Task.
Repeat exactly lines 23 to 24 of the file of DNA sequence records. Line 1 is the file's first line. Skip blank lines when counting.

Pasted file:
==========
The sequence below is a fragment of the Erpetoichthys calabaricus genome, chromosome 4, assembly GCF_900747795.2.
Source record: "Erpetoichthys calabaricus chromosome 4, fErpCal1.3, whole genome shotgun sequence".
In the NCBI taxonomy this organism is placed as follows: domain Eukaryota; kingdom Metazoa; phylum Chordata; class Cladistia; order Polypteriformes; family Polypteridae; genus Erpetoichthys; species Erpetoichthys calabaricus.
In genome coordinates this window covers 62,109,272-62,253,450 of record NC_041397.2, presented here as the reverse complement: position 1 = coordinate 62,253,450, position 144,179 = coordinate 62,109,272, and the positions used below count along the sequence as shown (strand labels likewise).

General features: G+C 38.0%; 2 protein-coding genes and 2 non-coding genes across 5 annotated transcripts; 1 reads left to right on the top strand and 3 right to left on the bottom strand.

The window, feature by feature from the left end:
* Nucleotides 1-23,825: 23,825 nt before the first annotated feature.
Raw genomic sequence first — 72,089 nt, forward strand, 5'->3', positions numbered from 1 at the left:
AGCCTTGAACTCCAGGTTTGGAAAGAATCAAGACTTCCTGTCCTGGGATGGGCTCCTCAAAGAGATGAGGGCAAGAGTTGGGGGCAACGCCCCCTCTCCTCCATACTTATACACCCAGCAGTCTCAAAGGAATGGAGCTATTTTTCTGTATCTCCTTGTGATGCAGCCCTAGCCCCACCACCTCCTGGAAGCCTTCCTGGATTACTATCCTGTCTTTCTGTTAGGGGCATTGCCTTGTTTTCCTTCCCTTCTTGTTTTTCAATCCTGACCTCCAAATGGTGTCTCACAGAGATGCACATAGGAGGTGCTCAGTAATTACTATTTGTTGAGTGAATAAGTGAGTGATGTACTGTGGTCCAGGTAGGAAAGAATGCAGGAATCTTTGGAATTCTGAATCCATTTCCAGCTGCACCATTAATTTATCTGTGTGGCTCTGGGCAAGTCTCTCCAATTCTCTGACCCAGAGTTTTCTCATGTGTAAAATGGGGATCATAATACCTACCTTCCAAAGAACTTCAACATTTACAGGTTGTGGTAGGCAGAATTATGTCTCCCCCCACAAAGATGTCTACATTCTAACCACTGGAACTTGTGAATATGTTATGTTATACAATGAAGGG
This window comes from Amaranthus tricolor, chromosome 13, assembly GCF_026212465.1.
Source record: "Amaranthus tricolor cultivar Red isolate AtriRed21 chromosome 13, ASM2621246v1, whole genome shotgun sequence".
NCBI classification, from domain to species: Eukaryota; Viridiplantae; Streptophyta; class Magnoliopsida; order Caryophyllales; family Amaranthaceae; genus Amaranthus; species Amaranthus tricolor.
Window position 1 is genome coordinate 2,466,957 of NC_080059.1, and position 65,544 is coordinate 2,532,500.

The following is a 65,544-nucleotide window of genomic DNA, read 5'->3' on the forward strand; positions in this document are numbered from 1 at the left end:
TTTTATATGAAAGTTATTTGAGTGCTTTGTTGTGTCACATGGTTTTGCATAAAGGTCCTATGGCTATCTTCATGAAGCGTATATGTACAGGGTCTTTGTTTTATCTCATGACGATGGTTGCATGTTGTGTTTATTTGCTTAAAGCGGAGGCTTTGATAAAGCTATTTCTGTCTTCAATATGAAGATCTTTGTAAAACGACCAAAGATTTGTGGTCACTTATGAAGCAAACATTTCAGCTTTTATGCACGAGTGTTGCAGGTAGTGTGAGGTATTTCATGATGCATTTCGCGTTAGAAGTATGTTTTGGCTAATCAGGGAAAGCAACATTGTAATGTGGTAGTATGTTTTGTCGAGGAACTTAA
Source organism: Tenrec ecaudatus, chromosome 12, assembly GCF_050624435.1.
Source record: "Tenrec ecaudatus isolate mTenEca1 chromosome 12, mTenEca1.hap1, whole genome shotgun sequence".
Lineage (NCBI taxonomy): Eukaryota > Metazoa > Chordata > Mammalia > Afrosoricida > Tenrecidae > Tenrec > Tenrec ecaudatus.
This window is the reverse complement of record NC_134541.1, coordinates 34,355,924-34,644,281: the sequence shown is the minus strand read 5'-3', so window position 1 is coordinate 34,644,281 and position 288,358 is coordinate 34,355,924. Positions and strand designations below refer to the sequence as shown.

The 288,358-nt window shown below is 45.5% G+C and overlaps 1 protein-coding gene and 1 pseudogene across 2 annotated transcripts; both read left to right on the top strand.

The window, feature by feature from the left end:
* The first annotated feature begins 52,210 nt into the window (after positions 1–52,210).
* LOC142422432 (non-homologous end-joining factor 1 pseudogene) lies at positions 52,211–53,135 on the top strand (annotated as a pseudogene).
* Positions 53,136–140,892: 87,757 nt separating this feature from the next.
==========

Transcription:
* LOC142422432 (non-homologous end-joining factor 1 pseudogene) lies at positions 52,211–53,135 on the top strand (annotated as a pseudogene).
* Positions 53,136–140,892: 87,757 nt separating this feature from the next.